Q16 Walter Rader: So am I right in construing that any contracts or legal documentation or arrangements-whatever the appropriate phrase is-regarding that agent are with Averbrook, and that when that agent seeks to place a person in a particular role or seeks to attract involvement in some projects they are acting on behalf of the company? What relationship does that then give you with the company?

Nadine Dorries: My relationship with my agent is very clear. We have a contract, and the contract is between Averbrook and the agent. Any contract that the agent secures with publishers or anybody else is between Averbrook and the publishers. That is how everything is done. I sign and Andy signs for and on behalf of Averbrook. So it is all done through the company.

Q17 Walter Rader: And your relationship with that company, as is clear from the documentation, is that you are a shareholder in that company?

Nadine Dorries: It is, yes.

Q18 Walter Rader: With the right to receive dividends as and when those might become available?

Nadine Dorries: Yes, if I wish to take any.

Q19 Sharon Darcy: I am interested in how the case fits alongside the "Seven Principles of Public Life". One of those is openness; indeed, we all know that the purpose of the code is openness. When you were having your correspondence with the Commissioner, it was made clear to you that if you gave information that was requested that information could be kept confidential. Can you help us to understand why you didn’t share that information?

Nadine Dorries: That is not the case, actually. There was no absolute degree of confidentiality. I think it depended upon the Committee. There was no sense that, "You will provide this information and it will be confidential;" it was, "You can provide this information and then it is dependent upon the Committee whether it is confidential." I am afraid that was putting me in a legal position where it was not guarantee enough. If I had had the guarantee that, "You provide this information and it will be 100% confidential and will not be put in the public domain; therefore you are safe under your legal undertakings," I would have provided further information.

Q20 Mr Cox: Was there any exception in the overall confidentiality clause in your contract for the Commissioner?

Nadine Dorries: No.

Q21 Mr Cox: So had you imparted that information to any third party, you would have been in breach of contract, wouldn’t you?

Nadine Dorries: Absolutely. I have just signed an agreement with a publisher: I would be in breach of that as well.

Q22 Dr Whitehead: Are there circumstances where, as a Member of Parliament, you might look at a contract and say, "I am a Member of Parliament and there are requirements in this contract that are potentially difficult in relation to that role," particularly in relation to the question of the "Seven Principles of Public Life"? Under those circumstances, would you say, "Well, that has a clause that may cause some difficulty; I ought to think about that carefully" or, "I ought to discuss that with the company concerned"?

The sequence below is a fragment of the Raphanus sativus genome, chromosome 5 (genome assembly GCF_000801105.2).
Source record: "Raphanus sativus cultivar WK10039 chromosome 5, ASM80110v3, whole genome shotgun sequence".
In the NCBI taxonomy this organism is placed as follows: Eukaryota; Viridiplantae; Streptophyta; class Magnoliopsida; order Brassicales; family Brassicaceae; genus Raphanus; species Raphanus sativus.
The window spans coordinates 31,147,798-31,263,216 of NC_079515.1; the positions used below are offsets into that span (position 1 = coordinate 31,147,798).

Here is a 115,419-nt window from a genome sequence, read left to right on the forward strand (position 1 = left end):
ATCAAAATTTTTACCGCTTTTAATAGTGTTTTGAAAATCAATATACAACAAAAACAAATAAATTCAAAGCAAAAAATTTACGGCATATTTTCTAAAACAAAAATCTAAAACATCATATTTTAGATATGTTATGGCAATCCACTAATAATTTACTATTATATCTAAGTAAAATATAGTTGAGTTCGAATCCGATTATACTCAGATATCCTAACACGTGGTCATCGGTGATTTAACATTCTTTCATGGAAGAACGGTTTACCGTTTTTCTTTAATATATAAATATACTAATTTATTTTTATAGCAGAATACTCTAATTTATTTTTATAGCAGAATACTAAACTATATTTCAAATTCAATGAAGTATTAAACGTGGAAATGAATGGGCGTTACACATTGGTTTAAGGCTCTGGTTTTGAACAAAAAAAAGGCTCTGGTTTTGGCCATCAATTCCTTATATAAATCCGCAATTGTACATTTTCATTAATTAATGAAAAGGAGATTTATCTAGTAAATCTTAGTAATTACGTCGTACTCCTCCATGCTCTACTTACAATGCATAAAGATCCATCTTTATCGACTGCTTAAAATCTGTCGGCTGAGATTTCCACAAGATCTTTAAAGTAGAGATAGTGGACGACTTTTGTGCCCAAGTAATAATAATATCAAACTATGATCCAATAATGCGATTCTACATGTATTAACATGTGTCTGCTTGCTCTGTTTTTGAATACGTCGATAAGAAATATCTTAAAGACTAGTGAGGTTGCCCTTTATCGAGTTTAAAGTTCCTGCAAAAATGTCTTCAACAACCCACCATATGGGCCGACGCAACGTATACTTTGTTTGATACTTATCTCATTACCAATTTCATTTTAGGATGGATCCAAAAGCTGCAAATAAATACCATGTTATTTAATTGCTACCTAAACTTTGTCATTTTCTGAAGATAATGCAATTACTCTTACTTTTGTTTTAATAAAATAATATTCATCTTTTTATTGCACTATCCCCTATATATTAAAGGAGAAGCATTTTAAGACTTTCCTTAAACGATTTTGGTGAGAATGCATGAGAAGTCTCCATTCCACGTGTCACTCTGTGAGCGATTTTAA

Nadine Dorries: No, because I am absolutely prepared to abide fully by the rules as they stand. I am absolutely prepared to register any personal payment that I take out of Averbrook.

I would like to say that I did not just seek interpretation of the rules; I also got legal advice on the rules, and I spoke to many, many colleagues to ask them what the rules were that pertained to their businesses. Without exception, everyone said, "I will register when I take something out of the business, because that is what the rules are." I did not just speak to one person. I spoke to a large number of people. All I would say is that, if the interpretation of the rules is now going to be different-if it is now going to be not that you register when you take a payment but that you register when the company receives a payment-then I understand that and I will be perfectly obliged to comply with those rules. There would be different restrictions, obviously, on what contracts and work I could take on in the future; I’d probably be very limited in taking work in the future. I would be prepared to abide by that.

The point I want to get across is that there is one understanding of the rules today, which every Member in the House with a business is abiding by, because we understand that to be the interpretation of the rules. What I am seeing in my report is that there is a new interpretation of the rules. I ask the Committee: do you not think it might be slightly unfair that, as a high-profile figure, I might be being used to announce to other Members that the rules now have a different interpretation?